Frederick CHOPIN (1810-1849) Polonaise-fantaisie Op. 61 [13.20] Nocturne in B flat Op. 62 no. 1 [7.19] Nocturne Op. 62 no. 2 [5.54] Fantaisie Op. 49 [13.00] Ballade Op. 52 No. 4 [12.15] Nocturne Op. 27 no. 2 [7.07] Ballade in G minor Op. 23 No. 1 [9.54] Nocturne Op. 55 no. 2 [6.22] Berceuse in D flat Op. 57 [5.12]
Imogen Cooper (piano - Steinway model D, 2007)
rec. Concert Hall, Snape Maltings, Suffolk, 3-6 November 2015 CHANDOS CHAN10902 [80.49]
When I had notice that Imogen Cooper had brought out a Chopin disc I thought this was something I just had to hear and was delighted when it arrived. If you look through her discography you will find, also on Chandos, discs of Schumann and Brahms (CHAN10755), Robert and Clara Schumann (CHAN10841) and Schumann alone (CHAN10874). You will also find, elsewhere, recordings of Schubert and Mozart but this very generously filled disc is her first dalliance with Chopin.
In her booklet notes she admits that “it has taken me many years to articulate this challenge”. That is the challenge of looking afresh at the music she has grown up with even since her student days. So she has methodically prepared a varied and personal programme and she writes that as a result “the journey has been, and continues to be, varied and wonderful”. I was perhaps hoping for some unusual insight into some of these pieces but as in the case of the Ballade No. 1 in G minor she seems to have played safe and there are no revelations. Even so the programme offered is so intriguing that it is worth sticking with even if you may end up feeling that she might want to record more Chopin in a few years time.
So we start, quite bravely, with the Polonaise-fantaisie Op. 61. I say 'brave' because it is one of the master’s last works and one of his least appreciated. Roger Nichols in his excellent notes reminds us that Liszt “had serious reservations” about the work. Indeed there is more in it of ‘Fantaisie’ than ‘Polonaise’. Cooper does indeed bring out the melancholic lyricism very successfully; it is one of her strengths in this and in many other of the pieces. Incidentally, having seen the plaster cast of Chopin’s hands in the Warsaw Chopin-house it's quite astonishing how such a small compass could conceive of some of the hand figurations required in this piece.
The disc also has another Fantaisie, an earlier one Op. 49, but the same length as the Op. 61. Ironically, it is tightly constructed and in many ways could be thought of as a sonata movement especially in its curious key relationship of B major to F minor and then ending in A flat major. I have heard pianists take the opening dotted rhythms at a very funereal pace. Cooper moves it on a little more and again, brings out the wonderful lyricism of the music particularly in the hymn-like and mystical section at just after seven minutes in.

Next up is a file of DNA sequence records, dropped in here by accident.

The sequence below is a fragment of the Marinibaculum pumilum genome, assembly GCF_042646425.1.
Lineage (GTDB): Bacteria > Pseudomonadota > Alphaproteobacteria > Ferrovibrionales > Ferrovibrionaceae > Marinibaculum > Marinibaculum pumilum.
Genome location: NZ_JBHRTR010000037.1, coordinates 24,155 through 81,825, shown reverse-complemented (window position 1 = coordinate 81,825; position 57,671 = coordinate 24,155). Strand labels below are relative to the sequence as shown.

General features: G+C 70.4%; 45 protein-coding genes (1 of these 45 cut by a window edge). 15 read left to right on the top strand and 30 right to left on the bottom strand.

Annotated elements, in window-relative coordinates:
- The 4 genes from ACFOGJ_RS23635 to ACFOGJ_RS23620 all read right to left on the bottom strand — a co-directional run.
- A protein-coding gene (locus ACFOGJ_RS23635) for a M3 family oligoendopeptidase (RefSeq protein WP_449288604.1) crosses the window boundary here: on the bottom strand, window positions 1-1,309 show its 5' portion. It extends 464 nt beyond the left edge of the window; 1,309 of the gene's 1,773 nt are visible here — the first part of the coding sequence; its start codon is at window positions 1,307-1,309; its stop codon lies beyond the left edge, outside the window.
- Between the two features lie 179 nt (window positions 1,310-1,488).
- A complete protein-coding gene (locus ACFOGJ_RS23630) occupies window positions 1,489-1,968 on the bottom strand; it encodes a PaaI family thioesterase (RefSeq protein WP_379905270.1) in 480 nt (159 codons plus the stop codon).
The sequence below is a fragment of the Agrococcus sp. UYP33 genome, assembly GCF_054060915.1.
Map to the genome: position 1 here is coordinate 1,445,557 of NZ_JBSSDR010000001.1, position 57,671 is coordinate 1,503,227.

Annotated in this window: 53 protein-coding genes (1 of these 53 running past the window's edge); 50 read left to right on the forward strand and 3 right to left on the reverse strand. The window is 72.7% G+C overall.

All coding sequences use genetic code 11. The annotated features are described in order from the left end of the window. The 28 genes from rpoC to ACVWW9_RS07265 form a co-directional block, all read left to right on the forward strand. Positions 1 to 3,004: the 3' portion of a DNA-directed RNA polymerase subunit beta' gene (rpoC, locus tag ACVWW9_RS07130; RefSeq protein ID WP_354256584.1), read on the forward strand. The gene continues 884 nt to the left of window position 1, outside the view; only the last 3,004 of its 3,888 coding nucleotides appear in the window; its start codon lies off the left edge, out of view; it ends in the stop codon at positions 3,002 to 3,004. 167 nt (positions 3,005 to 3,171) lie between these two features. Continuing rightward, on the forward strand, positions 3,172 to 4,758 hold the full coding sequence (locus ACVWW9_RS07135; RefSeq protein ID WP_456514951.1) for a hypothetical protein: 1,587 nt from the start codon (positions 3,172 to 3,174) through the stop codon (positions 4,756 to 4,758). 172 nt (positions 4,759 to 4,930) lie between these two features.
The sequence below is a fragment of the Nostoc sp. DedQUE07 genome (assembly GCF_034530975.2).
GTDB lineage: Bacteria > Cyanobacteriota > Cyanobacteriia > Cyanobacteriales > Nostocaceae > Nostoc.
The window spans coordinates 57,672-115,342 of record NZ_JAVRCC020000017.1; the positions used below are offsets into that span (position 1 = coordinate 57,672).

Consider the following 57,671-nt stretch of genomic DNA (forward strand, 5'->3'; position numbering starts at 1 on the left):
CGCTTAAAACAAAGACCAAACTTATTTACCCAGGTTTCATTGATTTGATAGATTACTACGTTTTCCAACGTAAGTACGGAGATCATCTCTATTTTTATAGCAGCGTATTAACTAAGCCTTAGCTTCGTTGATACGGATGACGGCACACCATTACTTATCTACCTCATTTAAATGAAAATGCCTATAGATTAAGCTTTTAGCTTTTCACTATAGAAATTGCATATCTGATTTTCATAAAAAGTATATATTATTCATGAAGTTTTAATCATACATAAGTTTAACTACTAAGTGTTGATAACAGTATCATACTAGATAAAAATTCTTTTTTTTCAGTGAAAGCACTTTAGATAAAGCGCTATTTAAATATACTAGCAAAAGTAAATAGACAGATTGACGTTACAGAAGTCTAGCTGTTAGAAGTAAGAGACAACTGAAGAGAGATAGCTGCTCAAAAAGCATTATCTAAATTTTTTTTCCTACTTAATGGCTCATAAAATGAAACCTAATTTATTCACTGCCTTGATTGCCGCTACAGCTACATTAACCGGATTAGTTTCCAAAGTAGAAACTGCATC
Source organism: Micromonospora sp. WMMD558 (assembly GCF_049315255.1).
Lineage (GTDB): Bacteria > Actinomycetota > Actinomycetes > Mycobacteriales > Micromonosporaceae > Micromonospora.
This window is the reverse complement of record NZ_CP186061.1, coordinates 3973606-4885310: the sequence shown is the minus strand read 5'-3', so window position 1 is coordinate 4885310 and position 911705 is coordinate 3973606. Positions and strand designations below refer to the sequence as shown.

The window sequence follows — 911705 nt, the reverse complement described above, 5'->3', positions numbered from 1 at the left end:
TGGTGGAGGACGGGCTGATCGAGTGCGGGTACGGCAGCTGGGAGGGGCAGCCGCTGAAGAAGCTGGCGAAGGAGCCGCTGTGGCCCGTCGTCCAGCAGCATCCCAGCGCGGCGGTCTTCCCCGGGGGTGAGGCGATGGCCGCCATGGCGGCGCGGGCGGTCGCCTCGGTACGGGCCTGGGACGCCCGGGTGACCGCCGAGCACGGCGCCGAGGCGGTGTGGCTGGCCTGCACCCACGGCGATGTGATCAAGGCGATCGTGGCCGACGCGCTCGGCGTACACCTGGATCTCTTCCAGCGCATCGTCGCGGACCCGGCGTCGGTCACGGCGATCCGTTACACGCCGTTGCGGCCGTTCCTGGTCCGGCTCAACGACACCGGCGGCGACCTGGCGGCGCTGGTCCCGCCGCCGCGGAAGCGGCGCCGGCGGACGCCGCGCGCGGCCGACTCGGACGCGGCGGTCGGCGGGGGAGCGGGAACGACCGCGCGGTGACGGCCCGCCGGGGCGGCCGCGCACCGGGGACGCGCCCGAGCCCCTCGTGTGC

The other ‘great’ work represented here is Ballade No. 4 in F minor. It's true that one might hear more touching performances but the form and poetic drama are well articulated by Cooper and it’s location on the CD as track 5 immediately after the Op. 49 works well.
Then there are the Nocturnes - that form developed so amazingly by Chopin from John Field. This disc is clearly of Cooper’s planning so it's curious and revealing that the more mature Op. 62 Nocturnes are placed in tracks 2 and 3 with the earlier ones coming at tracks 6 and 8. My favourite anyway is the B flat Nocturne Op. 62 no. 1. I have, in truth, been more captivated by Vlado Perlemuter and indeed by Rubinstein but Cooper does play this poetically and with a honeyed tone; that comment also applies to the next, Op. 62 no. 2. The other three Nocturnes — Op. 27 no. 2, with its allegiance to the music of Bellini, Op. 55 no. 2 and Op. 66 no. 2 — are played without fluster and with much delicacy. Cooper also imparts a feeling of distance between the music and the listener which doesn’t quite appeal.
The disc ends quite delightfully, not with a bang but a whimper. This comes in the shape of the Berceuse in D flat of 1843. It's amazingly simple music, just a tonic and dominant chaconne, almost, and then a wonderfully ornamented line gently easing itself around the harmonies. It's very beautifully handled by Cooper, allowing the music to express itself without effort.
No doubt this disc will sell well, and in many ways it should. I also hope that Imogen Cooper looks again at this multi-layered composer and finds even more in him to excite us. Gary Higginson
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